Chicken soup with green lentils

Delicious and nutricious chicken soup with green lentils, carrots and tons of flavour!
Chicken soup with green lentils - recipe / A kitchen in Istanbul
Chicken soup with green lentils - recipe / A kitchen in Istanbul
Chicken soup with green lentils - recipe / A kitchen in Istanbul
Vidar Bergum

Most food cultures has its own version of chicken soup. No wonder – nothing brings out the flavour of chicken like boiling it over a low heat until you have the most beautiful stock. Besides, it makes for a filling meal, serving many more than other ways of preparing the chicken does.

In Turkey, chicken soup is a simple affair, with stock, small pieces of pasta and a little lemon. Similar soups are also served across the Middle East, often uncharacteristically unspiced and adding grains or pulses rather than pasta. I’m not going to claim that this is an authentic Middle Eastern chicken soup, but those are clearly my inspiration here, adding green lentils to a beautiful chicken stock with some carrots.

Chicken soup with green lentils - recipe / A kitchen in Istanbul
Chicken soup with green lentils - recipe / A kitchen in Istanbul

There’s something very pleasing and comforting about chicken soup. No wonder it is believed by many to have medicinal properties, and often appears on dinner tables around the world at the smallest cough or runny nose. Medicinal nor not, there’s no denying a warm bowl of home made chicken soup makes life a little better.

I use chicken legs, but you can easily use any other fatty cut (i.e. anything but breast) – or indeed a whole chicken. If using a whole chicken, increase the amounts of other ingredients accordingly. I brown the chicken and carrots before adding water, making for a darker and, in my view, more flavoursome broth. If you want a finer looking variety, go a little more gently. Serves 2-4, depending on the amount of comforting required.

Chicken soup with green lentils - recipe / A kitchen in Istanbul

Chicken soup with green lentils

Chicken soup with green lentils - recipe / A kitchen in Istanbul


  • 2 large bone-in chicken legs or equivalent thighs/drumsticks/wings
  • 2 large carrots, peeled and cut into 1 cm slices
  • 1 large onion, peeled and finely chopped
  • 1 tsp dried thyme
  • 1 bay leaf
  • 1 bunch parsley stalks, tied with a string (no leaves) (optional)
  • 200 g dry green lentils (I prefer puy lentils, but any variety is fine)
  • 1-2 tbsp lemon juice
  • oil, to fry
  • water
  • salt and pepper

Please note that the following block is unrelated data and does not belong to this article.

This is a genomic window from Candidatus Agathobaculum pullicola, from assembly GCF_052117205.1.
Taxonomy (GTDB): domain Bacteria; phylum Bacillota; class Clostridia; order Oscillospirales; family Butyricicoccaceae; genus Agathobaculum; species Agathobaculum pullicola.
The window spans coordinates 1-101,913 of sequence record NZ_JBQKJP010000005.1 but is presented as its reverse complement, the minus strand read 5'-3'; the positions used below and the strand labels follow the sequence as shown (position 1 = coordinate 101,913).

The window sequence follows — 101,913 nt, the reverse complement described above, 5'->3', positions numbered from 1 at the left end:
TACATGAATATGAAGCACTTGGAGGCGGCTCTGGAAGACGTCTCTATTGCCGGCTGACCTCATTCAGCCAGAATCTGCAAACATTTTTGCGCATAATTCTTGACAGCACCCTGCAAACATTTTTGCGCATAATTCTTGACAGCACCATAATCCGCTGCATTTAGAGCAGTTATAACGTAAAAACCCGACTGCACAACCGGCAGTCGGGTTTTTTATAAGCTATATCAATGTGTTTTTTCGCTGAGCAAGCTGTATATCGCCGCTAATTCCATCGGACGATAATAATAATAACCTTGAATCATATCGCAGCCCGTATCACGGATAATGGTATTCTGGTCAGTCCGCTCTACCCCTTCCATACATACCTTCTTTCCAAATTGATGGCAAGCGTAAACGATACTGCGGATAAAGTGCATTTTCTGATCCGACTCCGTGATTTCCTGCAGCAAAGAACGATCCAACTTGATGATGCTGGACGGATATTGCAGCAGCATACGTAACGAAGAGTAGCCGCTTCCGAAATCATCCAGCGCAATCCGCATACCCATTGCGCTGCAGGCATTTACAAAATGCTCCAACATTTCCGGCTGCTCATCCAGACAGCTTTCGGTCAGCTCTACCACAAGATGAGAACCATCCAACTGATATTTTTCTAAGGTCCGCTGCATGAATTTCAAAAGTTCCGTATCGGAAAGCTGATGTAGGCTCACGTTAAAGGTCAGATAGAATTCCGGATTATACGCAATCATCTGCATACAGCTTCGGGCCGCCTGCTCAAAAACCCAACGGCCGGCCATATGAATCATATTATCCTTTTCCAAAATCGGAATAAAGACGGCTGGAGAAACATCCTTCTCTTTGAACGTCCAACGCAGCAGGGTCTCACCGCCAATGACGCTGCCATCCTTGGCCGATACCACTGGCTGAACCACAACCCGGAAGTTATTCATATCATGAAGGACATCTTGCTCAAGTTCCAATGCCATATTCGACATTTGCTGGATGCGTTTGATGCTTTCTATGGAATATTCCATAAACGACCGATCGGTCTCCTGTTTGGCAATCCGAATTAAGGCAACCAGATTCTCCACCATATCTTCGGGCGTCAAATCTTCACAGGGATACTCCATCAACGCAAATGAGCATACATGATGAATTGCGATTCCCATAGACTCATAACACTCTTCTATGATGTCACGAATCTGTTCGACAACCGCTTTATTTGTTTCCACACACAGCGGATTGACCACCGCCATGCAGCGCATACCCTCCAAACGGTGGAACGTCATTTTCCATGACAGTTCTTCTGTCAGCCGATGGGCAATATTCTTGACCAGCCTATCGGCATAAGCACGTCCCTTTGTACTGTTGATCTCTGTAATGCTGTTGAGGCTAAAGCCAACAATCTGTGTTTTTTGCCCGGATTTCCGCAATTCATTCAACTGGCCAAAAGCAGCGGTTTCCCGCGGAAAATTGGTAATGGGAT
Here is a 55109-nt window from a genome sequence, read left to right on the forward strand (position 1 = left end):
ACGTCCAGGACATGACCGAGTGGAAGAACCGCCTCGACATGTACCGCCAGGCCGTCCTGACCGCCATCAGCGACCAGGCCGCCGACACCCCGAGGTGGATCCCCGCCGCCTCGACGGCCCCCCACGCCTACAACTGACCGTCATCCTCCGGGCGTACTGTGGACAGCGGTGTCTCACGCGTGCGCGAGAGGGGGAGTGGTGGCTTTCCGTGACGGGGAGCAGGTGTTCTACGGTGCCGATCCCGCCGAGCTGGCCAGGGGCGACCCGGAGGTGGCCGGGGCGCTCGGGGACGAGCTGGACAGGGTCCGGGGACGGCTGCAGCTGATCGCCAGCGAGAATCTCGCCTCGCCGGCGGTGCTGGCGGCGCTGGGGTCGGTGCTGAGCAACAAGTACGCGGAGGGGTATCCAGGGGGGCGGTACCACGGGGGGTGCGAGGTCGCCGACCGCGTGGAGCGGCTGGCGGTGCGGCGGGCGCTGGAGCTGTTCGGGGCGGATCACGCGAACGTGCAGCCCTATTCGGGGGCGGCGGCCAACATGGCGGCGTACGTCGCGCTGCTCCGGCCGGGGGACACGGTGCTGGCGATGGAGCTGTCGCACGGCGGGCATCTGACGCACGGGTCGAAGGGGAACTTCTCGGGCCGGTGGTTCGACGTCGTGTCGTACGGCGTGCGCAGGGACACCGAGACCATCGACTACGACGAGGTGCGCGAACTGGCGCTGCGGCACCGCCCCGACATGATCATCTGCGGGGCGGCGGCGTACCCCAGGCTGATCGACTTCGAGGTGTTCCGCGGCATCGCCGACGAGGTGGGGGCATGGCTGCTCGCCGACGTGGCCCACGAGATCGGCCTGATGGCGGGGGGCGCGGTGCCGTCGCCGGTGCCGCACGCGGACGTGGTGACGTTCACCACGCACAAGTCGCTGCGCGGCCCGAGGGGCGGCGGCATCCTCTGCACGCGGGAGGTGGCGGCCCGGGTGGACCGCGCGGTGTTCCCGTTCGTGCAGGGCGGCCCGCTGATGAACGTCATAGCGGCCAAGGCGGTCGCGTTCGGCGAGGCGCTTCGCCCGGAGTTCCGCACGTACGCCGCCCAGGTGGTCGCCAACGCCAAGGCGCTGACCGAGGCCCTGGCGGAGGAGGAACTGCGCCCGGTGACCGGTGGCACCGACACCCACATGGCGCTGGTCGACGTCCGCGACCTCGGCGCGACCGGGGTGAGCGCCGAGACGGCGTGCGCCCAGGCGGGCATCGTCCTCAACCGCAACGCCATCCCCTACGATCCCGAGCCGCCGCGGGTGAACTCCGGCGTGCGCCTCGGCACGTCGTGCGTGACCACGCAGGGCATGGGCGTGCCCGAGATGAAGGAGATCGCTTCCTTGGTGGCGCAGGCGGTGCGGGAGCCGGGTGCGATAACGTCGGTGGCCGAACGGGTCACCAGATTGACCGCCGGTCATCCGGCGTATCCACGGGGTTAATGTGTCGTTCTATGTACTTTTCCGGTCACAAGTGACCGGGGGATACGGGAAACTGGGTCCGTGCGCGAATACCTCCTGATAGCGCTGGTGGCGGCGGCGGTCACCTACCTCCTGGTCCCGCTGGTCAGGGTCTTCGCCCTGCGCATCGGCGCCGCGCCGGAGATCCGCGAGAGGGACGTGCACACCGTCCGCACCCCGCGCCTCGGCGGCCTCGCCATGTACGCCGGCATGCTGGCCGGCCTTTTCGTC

My method

  1. Brown the chicken in a heavy based pot over a high heat. The chicken will release its own fat, but add a few drops of oil if needed. Set aside. Add the carrots and cook until slightly charred in places (don’t stir too much or they won’t brown). Set aside.
  2. Turn down the heat and fry the onion until soft but not browned, 8-10 minutes. Add more oil if needed.
  3. Add the chicken, carrots, thyme, bay leaf, parsley stalks (if using) and a little salt and pepper to the pot. Cover with water. Bring to a boil, turn down the heat to a simmer and leave, uncovered, for half an hour.
  4. Add the lentils. Keep simmering until the lentils are soft, 15-25 minutes – the cooking time of lentils can vary quite a bit according to variety, and even from batch to batch. Add more water at times if necessary.
  5. When the chicken is completely tender and the meat easily comes off the bone, remove from the pot. Shred the meat. I usually finely chop some of the browned skin, too, but leave that out if you wish.
  6. Add the shredded chicken back into the pot. Season to taste with lemon juice, salt and pepper. Serve warm.
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4 Responses

  1. How do you think this would be with lime? I live in Mexico and all these ingredients are around the corner… except lemon. I often make Mexican food, but love Turkish food and they have a lot of intersecting ingredients, so I want to mix it up a little. Your site is great, thanks.

  2. I have French lentils and wonder if that would work?
    Also I picked up three boneless/skinless thighs (Foster Farms now
    packages such) which would no doubt be perfect.
    (I was posted in Turkey (SW) in the Peace Corps in the 60s and still
    remember how incredible the food was no matter where we went)

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Hey, there!

I’m Vidar. For the past few years, I’ve been exploring the foods of Turkey, the Middle East and beyond from my house in Balat, Istanbul. Let me show you around!


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